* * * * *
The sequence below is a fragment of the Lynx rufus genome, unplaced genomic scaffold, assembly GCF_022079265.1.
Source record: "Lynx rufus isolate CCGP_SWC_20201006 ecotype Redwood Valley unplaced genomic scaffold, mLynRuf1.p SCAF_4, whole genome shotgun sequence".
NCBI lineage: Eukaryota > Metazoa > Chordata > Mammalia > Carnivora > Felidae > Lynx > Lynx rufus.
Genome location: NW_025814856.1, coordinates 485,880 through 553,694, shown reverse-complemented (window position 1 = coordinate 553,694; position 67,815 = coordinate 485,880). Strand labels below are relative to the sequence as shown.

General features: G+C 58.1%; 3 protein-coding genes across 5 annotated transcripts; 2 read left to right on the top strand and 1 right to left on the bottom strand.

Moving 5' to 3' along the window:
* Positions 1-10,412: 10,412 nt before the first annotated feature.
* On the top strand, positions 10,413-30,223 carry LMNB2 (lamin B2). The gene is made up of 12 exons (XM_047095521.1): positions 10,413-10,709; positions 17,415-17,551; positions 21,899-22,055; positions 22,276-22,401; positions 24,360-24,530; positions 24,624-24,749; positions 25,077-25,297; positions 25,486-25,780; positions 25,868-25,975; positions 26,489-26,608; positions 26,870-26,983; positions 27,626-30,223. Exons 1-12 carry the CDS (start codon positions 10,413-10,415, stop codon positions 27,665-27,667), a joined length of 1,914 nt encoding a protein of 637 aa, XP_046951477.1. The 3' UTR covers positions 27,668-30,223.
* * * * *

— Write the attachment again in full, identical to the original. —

The sequence below is a fragment of the Lynx rufus genome, unplaced genomic scaffold, assembly GCF_022079265.1.
Source record: "Lynx rufus isolate CCGP_SWC_20201006 ecotype Redwood Valley unplaced genomic scaffold, mLynRuf1.p SCAF_4, whole genome shotgun sequence".
NCBI lineage: Eukaryota > Metazoa > Chordata > Mammalia > Carnivora > Felidae > Lynx > Lynx rufus.
Genome location: NW_025814856.1, coordinates 485,880 through 553,694, shown reverse-complemented (window position 1 = coordinate 553,694; position 67,815 = coordinate 485,880). Strand labels below are relative to the sequence as shown.

General features: G+C 58.1%; 3 protein-coding genes across 5 annotated transcripts; 2 read left to right on the top strand and 1 right to left on the bottom strand.

Moving 5' to 3' along the window:
* Positions 1-10,412: 10,412 nt before the first annotated feature.
* On the top strand, positions 10,413-30,223 carry LMNB2 (lamin B2). The gene is made up of 12 exons (XM_047095521.1): positions 10,413-10,709; positions 17,415-17,551; positions 21,899-22,055; positions 22,276-22,401; positions 24,360-24,530; positions 24,624-24,749; positions 25,077-25,297; positions 25,486-25,780; positions 25,868-25,975; positions 26,489-26,608; positions 26,870-26,983; positions 27,626-30,223. Exons 1-12 carry the CDS (start codon positions 10,413-10,415, stop codon positions 27,665-27,667), a joined length of 1,914 nt encoding a protein of 637 aa, XP_046951477.1. The 3' UTR covers positions 27,668-30,223.